For most households, the answer is to become greener and actively think about their energy usage. Tracking energy usage is expected to become a more common practice. This is a practice that is easy to adopt, doesn’t cost anything to do, and can reduce your energy bills while supporting our environment

Using Older Appliances

Large-scale appliances like washing machines and refrigerators were designed to run for many years before they need to be replaced. While this may sound great, many older models are not great for your electricity bill. The high upfront cost of newer, energy-efficient models leaves many households putting off the upgrade. However, this isn’t actually saving you any money.

Appliances with the ENERGY STAR certification use up to 50% less energy than older, less efficient counterparts. What makes this certification so powerful is while endorsed by the government, the certifications are conducted independently.

If your home is full of older appliances, think about upgrading. According to ENERGY STAR, replacing a refrigerator that’s ten years old could save you $144 in energy bills over the next five years. Due to the increase in national average electricity rates, this figure will likely be considerably higher now. And starting in 2023, you’ll receive a 30% tax credit on energy-efficient & clean-energy home improvements through the Inflation Reduction Act.

Changes in Your Energy Use

Few people are actively tracking their energy use. Why? Because most people assume that their energy usage changes very little over the course of a year. Even during periods of extreme weather, people underestimate just how much their energy usage changes.

For example, you may be running your air-conditioning unit all day throughout the summer. In the holidays, even those outdoor festive lights use electricity equivalent to 14 million refrigerators.

Your electricity usage may have also changed if you’ve recently purchased a new appliance. It doesn’t have to be a major appliance either — even a small space heater can cause your energy bills to spike.

Think about which appliances could be contributing to your increased energy bills and consider unplugging them more often. Or upgrade to energy-efficient models to balance out the increases. 

Vampire Devices Draining Your Power

Some appliances must be left on at all times, such as your refrigerator. But if you’re like most people, chances are you’re leaving unnecessary devices plugged in for much longer than they need to be.

Appliances and electronic devices continue to drain your electricity — even if they’re fully charged. Televisions, coffee makers, toasters, lamps, your computer, and your smart speaker are constantly draining energy. Granted, the amount drawn is relatively low because of advances in technology, but leaving your charger stuck in the wall can still cause a surge in your bills.

It may surprise you to learn that 10% of residential electricity usage is purely down to vampire devices, says a study from the Lawrence Berkeley National Laboratory. Before the pandemic, this would have resulted in a $100 increase per year in energy costs. Today, this number is likely more than double. The simple solution is to unplug your devices when you’re done with them. And it’s even easier if you leverage a power strip. These can be found at any hardware store, and all the devices plugged in can be turned off with one flip of a switch.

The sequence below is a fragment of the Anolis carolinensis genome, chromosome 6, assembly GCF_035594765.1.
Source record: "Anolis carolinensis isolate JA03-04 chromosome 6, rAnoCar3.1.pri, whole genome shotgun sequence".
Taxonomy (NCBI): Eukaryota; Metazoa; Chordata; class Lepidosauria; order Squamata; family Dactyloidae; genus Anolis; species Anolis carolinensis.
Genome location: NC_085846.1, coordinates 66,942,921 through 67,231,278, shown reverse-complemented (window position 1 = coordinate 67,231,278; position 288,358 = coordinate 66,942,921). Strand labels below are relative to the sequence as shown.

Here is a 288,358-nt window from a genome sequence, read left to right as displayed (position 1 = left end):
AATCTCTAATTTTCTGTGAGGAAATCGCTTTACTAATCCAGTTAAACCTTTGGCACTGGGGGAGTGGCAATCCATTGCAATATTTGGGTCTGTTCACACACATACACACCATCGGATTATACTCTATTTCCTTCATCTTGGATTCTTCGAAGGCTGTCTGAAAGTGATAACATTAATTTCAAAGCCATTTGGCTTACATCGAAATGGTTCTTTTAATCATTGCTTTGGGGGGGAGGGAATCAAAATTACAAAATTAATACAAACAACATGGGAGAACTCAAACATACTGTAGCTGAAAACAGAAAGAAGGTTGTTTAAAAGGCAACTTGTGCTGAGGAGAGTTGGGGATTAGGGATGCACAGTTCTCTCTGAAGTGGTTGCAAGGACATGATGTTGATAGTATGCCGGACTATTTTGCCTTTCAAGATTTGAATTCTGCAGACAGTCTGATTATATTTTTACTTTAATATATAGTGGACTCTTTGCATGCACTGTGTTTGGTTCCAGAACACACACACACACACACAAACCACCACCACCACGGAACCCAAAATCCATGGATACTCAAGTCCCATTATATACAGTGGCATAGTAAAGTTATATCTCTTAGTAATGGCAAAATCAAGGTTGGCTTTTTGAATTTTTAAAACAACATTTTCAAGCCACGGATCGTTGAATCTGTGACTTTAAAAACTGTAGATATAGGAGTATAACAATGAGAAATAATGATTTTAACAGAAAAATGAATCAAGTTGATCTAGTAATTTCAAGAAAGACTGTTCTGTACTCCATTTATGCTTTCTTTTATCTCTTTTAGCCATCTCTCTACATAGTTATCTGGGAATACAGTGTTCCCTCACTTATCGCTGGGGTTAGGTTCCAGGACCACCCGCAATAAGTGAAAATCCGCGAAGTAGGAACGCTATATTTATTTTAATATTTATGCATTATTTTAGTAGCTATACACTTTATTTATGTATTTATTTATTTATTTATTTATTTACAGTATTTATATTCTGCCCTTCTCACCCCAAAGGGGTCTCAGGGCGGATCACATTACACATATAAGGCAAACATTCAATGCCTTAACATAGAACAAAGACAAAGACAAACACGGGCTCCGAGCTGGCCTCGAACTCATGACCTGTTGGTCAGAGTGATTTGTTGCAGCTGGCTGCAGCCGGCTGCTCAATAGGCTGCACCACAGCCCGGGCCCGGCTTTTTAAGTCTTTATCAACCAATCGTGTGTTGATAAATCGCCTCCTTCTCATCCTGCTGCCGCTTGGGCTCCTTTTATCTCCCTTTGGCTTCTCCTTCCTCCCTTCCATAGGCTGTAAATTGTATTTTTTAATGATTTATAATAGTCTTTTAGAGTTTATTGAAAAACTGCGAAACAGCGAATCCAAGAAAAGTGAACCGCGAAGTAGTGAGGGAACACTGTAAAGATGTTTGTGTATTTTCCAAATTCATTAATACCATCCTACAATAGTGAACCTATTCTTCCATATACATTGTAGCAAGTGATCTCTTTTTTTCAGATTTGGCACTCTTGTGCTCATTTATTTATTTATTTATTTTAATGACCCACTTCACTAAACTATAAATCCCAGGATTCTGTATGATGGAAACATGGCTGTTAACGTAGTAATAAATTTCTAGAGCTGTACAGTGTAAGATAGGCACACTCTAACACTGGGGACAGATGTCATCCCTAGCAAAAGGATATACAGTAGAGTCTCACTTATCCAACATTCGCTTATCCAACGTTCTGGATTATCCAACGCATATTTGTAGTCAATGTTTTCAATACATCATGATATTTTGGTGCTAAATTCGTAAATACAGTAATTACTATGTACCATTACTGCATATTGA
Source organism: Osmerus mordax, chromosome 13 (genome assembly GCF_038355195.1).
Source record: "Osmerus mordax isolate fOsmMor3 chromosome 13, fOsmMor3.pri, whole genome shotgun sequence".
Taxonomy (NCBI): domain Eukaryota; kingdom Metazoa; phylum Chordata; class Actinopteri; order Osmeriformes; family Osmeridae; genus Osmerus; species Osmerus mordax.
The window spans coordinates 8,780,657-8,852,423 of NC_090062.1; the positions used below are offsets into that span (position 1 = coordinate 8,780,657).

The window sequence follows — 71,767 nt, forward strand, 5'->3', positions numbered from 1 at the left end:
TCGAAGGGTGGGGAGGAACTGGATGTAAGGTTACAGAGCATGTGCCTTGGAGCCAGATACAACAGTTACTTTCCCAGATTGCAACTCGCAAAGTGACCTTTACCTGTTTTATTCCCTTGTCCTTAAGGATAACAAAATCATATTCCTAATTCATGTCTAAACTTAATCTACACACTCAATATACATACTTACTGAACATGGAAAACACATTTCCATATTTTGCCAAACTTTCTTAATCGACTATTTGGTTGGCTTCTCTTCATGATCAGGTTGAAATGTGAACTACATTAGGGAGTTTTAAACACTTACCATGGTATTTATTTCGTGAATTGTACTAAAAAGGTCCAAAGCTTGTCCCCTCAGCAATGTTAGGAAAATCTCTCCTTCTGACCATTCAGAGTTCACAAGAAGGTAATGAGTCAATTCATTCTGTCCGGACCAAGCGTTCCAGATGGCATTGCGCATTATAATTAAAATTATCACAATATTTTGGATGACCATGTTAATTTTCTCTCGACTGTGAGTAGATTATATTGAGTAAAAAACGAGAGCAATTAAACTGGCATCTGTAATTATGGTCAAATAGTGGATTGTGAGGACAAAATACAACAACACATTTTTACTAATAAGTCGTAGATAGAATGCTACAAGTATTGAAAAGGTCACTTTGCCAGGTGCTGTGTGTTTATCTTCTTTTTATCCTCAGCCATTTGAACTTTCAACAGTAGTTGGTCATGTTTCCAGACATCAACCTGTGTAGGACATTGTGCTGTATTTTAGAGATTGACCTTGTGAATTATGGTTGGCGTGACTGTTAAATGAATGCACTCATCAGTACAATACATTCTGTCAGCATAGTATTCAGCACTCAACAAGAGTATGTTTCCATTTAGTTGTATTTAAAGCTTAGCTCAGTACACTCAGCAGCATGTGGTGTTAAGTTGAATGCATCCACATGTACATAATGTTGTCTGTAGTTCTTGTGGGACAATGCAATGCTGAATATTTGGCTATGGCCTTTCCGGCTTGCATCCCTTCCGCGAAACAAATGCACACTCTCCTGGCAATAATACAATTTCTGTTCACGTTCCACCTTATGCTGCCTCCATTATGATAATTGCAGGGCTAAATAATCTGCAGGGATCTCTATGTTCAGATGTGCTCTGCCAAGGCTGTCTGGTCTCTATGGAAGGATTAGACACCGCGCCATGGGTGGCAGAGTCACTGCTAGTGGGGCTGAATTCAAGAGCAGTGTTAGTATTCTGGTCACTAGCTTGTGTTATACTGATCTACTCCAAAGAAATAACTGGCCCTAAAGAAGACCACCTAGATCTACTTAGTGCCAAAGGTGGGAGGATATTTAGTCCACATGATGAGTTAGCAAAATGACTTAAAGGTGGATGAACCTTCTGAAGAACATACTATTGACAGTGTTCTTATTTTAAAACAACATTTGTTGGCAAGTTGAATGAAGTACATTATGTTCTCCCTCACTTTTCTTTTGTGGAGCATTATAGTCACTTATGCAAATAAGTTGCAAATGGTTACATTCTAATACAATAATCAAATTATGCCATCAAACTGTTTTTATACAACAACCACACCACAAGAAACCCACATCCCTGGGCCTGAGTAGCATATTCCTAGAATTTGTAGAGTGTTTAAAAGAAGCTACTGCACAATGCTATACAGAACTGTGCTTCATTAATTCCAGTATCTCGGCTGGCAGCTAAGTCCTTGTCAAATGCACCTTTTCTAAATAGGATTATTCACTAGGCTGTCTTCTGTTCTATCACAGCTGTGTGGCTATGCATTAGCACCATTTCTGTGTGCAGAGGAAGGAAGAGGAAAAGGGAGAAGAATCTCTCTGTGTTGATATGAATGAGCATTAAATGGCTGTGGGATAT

Running Appliances at Half-Capacity

Understanding what causes an electric bill to be high requires honestly reflecting on how we consume energy in our everyday lives. The modern conveniences everyone has in their kitchens have only accelerated the country’s energy consumption. For example, your dishwasher and washing machine are the two appliances that are the most energy-draining devices of all.

No, you don’t need to start hand washing your clothes like it’s 1865. But you can start only running your washing machine when you have a full load. This also applies to your dishwasher and dryer. Want to take it a step further? Try handwashing dishes if you only have a few, or go old school and begin line-drying your clothing outside in the sun.

Simply put? Wait until you have a full load before pressing the “On” button.

Extreme Weather

Anyone who lives in a state like Florida or Missouri will tell you that the weather can change drastically with no warning. Due to the impacts of climate change, unpredictable and severe weather patterns are becoming more common, long-lasting, and extreme.

If you experience one of these massive changes, be conscious about how you handle it. Heatwave at the beginning of March? Hold off on turning on that AC unit. Frost in October? Grab a cozy blanket instead of running your heater.

This is a major cause of high electricity bills because many parts of the U.S. are experiencing strange weather patterns for the first time. People lack the experience of adapting for a few days before returning to normal. Share these tips with your friends and family to help them mitigate their energy bills when the weather throws a curve ball.

Permanently Charging Your Phone

The digital age has meant that daily life is dominated by electronic devices. And while we mentioned unplugging your devices earlier, that smartphone glued to your hand deserves special mention.

Most people plug their phones in as soon as they start nearing that 30% battery mark. Yet, phones charge faster than ever before. The average smartphone requires only two to three hours to fully charge. That’s why you shouldn’t plug your phone in before you go to bed so you can wake up to 100% battery — leaving electronics plugged in throughout the night can drive that electricity bill up.

It’s also important to note that constantly leaving your phone plugged in for longer than necessary can destroy its battery capacity. As a result, you’ll need to charge your phone more often, contributing to your electricity bill. Modern devices are not designed to be connected to a power source constantly. Instead, most manufacturers recommend only performing a 0% to 100% charge every so often to give the battery a workout.

Plugging your phone in only when it really needs it won’t just benefit your bank account, it’ll help you get more out of your phone’s battery life in the first place.

Go Solar with Nexamp

When it comes to what causes the electricity bill to be high, there’s no single culprit. There are a variety of factors causing energy prices to rise, including the aftermath of the COVID-19 pandemic, geopolitical problems, and rampant inflation.

Putting these tips into action will help, but you could also take it one step further. Tap into renewable energy with Nexamp’s Community Solar program to save 10-20 percent annually on electricity costs. You’ll be supporting the future of life on Earth and aiding the transition away from fossil fuels. Together, we can decarbonize our world and benefit from an emission-free economy.

Combat sky-high energy bills and make a positive impact with Nexamp today.